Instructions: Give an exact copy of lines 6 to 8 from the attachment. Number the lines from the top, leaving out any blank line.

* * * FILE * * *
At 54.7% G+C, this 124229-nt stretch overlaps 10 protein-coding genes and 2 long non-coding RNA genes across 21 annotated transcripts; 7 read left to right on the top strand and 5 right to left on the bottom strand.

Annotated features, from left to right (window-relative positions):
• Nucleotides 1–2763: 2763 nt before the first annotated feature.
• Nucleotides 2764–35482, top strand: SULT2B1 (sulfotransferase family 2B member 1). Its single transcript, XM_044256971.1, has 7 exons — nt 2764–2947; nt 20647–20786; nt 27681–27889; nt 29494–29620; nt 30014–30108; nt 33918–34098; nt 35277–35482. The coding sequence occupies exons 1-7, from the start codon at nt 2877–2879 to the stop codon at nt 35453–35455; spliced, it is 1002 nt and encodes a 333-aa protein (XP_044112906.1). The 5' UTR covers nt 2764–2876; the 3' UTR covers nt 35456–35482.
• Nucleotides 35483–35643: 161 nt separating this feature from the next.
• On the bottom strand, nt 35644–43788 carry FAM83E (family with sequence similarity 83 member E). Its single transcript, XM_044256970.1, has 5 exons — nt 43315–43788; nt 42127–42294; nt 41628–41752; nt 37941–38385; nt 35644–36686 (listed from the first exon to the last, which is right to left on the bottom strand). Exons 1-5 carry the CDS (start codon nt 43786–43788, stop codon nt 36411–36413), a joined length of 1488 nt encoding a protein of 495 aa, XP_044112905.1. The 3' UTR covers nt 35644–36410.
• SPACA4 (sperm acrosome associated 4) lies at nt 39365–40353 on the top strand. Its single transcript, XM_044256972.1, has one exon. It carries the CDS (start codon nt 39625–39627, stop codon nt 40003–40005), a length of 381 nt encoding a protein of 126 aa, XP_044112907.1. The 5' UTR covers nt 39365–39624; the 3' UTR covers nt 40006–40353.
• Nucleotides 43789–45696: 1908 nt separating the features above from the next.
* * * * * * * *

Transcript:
• On the bottom strand, nt 35644–43788 carry FAM83E (family with sequence similarity 83 member E). Its single transcript, XM_044256970.1, has 5 exons — nt 43315–43788; nt 42127–42294; nt 41628–41752; nt 37941–38385; nt 35644–36686 (listed from the first exon to the last, which is right to left on the bottom strand). Exons 1-5 carry the CDS (start codon nt 43786–43788, stop codon nt 36411–36413), a joined length of 1488 nt encoding a protein of 495 aa, XP_044112905.1. The 3' UTR covers nt 35644–36410.
• SPACA4 (sperm acrosome associated 4) lies at nt 39365–40353 on the top strand. Its single transcript, XM_044256972.1, has one exon. It carries the CDS (start codon nt 39625–39627, stop codon nt 40003–40005), a length of 381 nt encoding a protein of 126 aa, XP_044112907.1. The 5' UTR covers nt 39365–39624; the 3' UTR covers nt 40006–40353.
• Nucleotides 43789–45696: 1908 nt separating the features above from the next.